MPMDParticipantStatus: PhysicianPosts: 2509Joined: 05/01/2017
I dislike being called a provider. It is a term admin uses to lump us all together. The 2nd p in pcp is physician. But I have been using pmd more.Click to expand…
I also hate being called a provider. It is used to elevate NPs and deflate MDs.Click to expand…
I have never really heard this used, and certainly never heard it used to conflate APPs with physicians.July 28, 2019 at 7:09 am MST #234274TimParticipantStatus: AccountantPosts: 3071Joined: 09/18/2018
Rank has it’s privileges and within professional settings is required to clarify expectations for interactions.
I don’t think any physician objects to “provider” as an adjective, but using it as “rank” is the irritant.
In the army, O-1 to O-10. (2nd Lt to 4* general)
In a courtroom, attorney or judge (both are doctors, JD).
Just to fan the flames, how about color coded badges based on “Pay grades”? I am sure that won’t go over very well.
I think MPMD said it fairly well regarding the respect aspect. Not sure it’s going over well for restricting doctor to medicine. Many PhD’s aren’t full Professors.
Most here focus on the responsibilities and compensation. NP are not and cannot reach the same level. Just call them “associates” like Walmart eliminated “employees.
Dear Associate Jones, should work. What could go wrong?
Last resort, Clowns. Universally a sign of disrespect!July 28, 2019 at 7:15 am MST #234279White.Beard.DocParticipantStatus: PhysicianPosts: 937Joined: 02/06/2016
Seems the preferred way to address folks these days, “Hey White Beard”.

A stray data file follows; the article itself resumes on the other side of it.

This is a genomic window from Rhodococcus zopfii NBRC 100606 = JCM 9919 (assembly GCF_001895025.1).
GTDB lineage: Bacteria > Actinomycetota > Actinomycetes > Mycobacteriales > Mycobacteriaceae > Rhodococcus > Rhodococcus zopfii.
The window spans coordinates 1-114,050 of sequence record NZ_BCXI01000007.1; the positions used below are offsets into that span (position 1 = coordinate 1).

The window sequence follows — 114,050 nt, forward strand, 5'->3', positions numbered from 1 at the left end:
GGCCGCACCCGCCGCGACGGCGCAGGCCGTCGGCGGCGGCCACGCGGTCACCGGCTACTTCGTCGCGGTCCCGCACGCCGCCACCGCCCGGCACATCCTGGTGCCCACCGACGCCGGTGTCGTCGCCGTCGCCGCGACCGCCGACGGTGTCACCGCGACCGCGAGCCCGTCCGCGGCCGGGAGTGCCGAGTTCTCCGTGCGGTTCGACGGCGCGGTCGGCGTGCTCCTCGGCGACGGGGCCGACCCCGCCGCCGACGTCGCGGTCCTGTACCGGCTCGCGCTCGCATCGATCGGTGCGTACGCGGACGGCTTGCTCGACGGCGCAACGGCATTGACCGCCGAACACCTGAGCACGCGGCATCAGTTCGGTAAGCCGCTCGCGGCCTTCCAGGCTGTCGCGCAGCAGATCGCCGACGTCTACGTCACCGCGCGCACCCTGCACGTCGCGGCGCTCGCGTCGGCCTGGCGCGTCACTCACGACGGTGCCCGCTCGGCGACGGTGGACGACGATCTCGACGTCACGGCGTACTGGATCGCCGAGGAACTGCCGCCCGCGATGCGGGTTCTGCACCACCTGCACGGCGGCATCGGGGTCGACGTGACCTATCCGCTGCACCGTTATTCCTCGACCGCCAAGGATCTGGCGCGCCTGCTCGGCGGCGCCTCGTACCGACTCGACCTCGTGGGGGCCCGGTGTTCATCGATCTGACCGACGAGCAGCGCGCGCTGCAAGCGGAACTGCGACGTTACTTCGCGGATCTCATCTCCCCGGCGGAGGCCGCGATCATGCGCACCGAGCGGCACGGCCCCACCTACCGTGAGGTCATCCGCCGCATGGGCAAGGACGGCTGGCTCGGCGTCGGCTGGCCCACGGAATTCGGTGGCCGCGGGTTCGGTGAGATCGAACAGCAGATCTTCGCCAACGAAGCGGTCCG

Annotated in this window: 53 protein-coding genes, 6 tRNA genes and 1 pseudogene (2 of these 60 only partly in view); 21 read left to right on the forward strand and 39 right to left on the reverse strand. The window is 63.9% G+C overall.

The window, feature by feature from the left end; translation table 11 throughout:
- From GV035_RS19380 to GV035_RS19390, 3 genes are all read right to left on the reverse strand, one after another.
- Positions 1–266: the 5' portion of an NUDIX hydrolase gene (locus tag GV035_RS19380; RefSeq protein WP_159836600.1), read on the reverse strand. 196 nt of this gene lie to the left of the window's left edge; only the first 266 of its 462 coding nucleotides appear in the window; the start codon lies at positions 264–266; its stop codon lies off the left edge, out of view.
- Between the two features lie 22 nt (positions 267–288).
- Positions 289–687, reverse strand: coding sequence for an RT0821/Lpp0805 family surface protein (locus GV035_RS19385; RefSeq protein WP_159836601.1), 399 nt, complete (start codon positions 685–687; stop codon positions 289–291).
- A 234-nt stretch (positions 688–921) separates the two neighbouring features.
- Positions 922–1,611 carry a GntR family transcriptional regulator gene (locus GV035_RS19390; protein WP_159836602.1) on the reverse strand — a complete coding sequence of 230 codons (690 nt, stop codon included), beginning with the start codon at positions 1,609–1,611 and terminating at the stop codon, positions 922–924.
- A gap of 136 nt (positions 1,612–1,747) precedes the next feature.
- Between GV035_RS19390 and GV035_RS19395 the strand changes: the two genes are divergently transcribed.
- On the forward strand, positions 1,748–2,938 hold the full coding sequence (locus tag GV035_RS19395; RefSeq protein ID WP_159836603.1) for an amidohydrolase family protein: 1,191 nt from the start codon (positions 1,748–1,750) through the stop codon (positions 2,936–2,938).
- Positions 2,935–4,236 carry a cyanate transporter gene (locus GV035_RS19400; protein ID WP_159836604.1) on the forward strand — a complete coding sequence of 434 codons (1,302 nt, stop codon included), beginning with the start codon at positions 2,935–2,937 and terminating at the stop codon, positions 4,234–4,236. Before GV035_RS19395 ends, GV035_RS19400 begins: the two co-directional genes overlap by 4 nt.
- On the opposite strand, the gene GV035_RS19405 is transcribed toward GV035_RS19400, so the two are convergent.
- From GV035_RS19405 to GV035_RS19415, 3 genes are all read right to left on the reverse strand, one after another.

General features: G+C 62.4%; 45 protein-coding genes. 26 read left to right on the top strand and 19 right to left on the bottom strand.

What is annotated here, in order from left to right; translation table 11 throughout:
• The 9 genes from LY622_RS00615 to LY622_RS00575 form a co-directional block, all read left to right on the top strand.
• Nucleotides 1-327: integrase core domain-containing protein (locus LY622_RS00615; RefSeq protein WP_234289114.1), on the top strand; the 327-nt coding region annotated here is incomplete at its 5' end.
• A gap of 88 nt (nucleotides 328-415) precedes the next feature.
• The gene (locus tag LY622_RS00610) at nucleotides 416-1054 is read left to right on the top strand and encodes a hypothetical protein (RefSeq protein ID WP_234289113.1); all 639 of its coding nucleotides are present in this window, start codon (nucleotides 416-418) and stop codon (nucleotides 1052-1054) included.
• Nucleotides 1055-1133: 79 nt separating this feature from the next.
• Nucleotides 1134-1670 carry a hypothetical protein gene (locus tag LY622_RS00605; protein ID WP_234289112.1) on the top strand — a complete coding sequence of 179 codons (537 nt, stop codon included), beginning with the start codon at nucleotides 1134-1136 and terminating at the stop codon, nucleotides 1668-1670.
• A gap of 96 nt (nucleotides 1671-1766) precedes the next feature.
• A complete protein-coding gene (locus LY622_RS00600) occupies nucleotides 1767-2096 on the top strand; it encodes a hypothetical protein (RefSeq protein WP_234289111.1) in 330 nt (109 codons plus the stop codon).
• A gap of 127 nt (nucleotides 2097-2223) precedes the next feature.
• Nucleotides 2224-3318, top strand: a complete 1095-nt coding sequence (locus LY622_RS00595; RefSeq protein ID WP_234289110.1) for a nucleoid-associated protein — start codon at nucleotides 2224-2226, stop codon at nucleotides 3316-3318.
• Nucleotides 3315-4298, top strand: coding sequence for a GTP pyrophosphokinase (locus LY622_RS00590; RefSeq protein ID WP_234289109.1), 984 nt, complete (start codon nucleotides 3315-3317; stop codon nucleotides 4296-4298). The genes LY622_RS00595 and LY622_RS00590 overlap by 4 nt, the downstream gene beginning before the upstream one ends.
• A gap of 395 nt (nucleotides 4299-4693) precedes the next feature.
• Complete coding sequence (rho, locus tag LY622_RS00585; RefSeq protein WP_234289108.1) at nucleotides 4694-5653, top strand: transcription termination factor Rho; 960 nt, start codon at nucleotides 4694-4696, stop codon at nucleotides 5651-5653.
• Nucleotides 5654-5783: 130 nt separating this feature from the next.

At first, it bugged me that these millennials were addressing me “hey” but I had to grow up, get with the program, and adapt. I have come to learn that “hey” is a term of endearment.
Hahahah!!!ARParticipantStatus: PhysicianPosts: 850Joined: 03/10/2016
This is a clear Mr./Ms for me.
My favorite was “Provider Smith”. That can’t be something that anyone has actually used.
In EMR, I just leave out salutations completely.
Out of curiosity, what do you all do with patients? I started out with “I’m FirstName LastName”, but I changed to “I’m Dr. Lastname”. It feels less natural and more pretentious, but there are a lot of “providers” out there. I think that it’s good that it’s clear to the patient that they’re seeing an actual doctor (but maybe it isn’t clear… after all I could be a DNP).July 28, 2019 at 5:30 pm MST #234482ENT DocParticipantStatus: PhysicianPosts: 3517Joined: 01/14/2017Out of curiosity, what do you all do with patients?Click to expand…
I think this question is important as well. It does seem like with the infusion of other providers into the fray it’s become more important to make the distinction that one is a physician.July 28, 2019 at 6:38 pm MST #234502CMParticipantStatus: PhysicianPosts: 1168Joined: 01/14/2017@SLC OB. That’s pretty crazy. I’ve been mistaken to be a student or nurse multiple times as a male (33 rocking the 23 year old face). It’s still crazy to me that a physician must be an old white male… it’s almost 2020.Click to expand…
In my first year as an attending in the ICU (30 yo) I saw a patient and then went to the nursing station to write a note. The patient’s nurse came over a few minutes later and told me the patient told her, “A 16 yo kid (me) just came in here and said he was a doctor.” 🙂
Sadly, no one makes that mistake anymore.
Erstwhile Dance Theatre of Dayton performer cum bellhop. Carried bags for Cyd Charisse (gracious). Hosted epic company parties after Friday night rehearsals.RoentgenParticipantStatus: PhysicianPosts: 75Joined: 03/02/2018
I say “I’m Firstname Lastname, one of the radiology doctors who work here.” Both personal and also links the fact that radiologists are doctors.